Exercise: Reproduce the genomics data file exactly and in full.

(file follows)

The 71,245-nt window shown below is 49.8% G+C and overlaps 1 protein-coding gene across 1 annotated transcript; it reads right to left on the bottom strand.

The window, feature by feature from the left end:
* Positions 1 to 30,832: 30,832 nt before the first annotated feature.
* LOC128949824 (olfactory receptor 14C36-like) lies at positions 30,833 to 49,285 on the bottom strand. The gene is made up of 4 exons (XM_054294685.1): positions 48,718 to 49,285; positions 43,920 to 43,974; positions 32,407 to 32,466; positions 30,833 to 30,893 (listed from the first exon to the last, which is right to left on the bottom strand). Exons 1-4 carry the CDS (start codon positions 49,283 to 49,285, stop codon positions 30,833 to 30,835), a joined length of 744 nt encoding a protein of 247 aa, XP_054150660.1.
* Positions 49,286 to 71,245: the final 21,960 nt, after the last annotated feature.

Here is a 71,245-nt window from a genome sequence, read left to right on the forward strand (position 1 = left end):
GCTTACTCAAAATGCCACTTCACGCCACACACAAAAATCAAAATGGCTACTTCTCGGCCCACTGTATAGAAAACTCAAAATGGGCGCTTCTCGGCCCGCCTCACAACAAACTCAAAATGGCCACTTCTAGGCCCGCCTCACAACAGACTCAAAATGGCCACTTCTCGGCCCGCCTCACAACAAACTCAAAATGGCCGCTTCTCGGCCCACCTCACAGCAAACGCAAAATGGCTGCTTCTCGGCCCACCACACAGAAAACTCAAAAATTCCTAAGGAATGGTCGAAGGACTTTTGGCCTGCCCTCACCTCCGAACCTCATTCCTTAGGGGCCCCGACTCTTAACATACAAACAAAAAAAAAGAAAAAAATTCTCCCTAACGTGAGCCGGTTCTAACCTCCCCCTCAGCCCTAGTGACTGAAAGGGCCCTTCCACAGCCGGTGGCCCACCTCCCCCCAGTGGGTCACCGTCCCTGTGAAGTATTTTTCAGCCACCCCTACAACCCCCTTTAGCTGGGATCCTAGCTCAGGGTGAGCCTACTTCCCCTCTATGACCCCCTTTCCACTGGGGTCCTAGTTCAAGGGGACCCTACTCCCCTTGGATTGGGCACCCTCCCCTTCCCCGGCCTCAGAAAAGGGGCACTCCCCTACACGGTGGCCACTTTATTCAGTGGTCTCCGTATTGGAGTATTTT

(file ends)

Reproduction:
The 71,245-nt window shown below is 49.8% G+C and overlaps 1 protein-coding gene across 1 annotated transcript; it reads right to left on the bottom strand.

The window, feature by feature from the left end:
* Positions 1 to 30,832: 30,832 nt before the first annotated feature.
* LOC128949824 (olfactory receptor 14C36-like) lies at positions 30,833 to 49,285 on the bottom strand. The gene is made up of 4 exons (XM_054294685.1): positions 48,718 to 49,285; positions 43,920 to 43,974; positions 32,407 to 32,466; positions 30,833 to 30,893 (listed from the first exon to the last, which is right to left on the bottom strand). Exons 1-4 carry the CDS (start codon positions 49,283 to 49,285, stop codon positions 30,833 to 30,835), a joined length of 744 nt encoding a protein of 247 aa, XP_054150660.1.
* Positions 49,286 to 71,245: the final 21,960 nt, after the last annotated feature.

Here is a 71,245-nt window from a genome sequence, read left to right on the forward strand (position 1 = left end):
GCTTACTCAAAATGCCACTTCACGCCACACACAAAAATCAAAATGGCTACTTCTCGGCCCACTGTATAGAAAACTCAAAATGGGCGCTTCTCGGCCCGCCTCACAACAAACTCAAAATGGCCACTTCTAGGCCCGCCTCACAACAGACTCAAAATGGCCACTTCTCGGCCCGCCTCACAACAAACTCAAAATGGCCGCTTCTCGGCCCACCTCACAGCAAACGCAAAATGGCTGCTTCTCGGCCCACCACACAGAAAACTCAAAAATTCCTAAGGAATGGTCGAAGGACTTTTGGCCTGCCCTCACCTCCGAACCTCATTCCTTAGGGGCCCCGACTCTTAACATACAAACAAAAAAAAAGAAAAAAATTCTCCCTAACGTGAGCCGGTTCTAACCTCCCCCTCAGCCCTAGTGACTGAAAGGGCCCTTCCACAGCCGGTGGCCCACCTCCCCCCAGTGGGTCACCGTCCCTGTGAAGTATTTTTCAGCCACCCCTACAACCCCCTTTAGCTGGGATCCTAGCTCAGGGTGAGCCTACTTCCCCTCTATGACCCCCTTTCCACTGGGGTCCTAGTTCAAGGGGACCCTACTCCCCTTGGATTGGGCACCCTCCCCTTCCCCGGCCTCAGAAAAGGGGCACTCCCCTACACGGTGGCCACTTTATTCAGTGGTCTCCGTATTGGAGTATTTT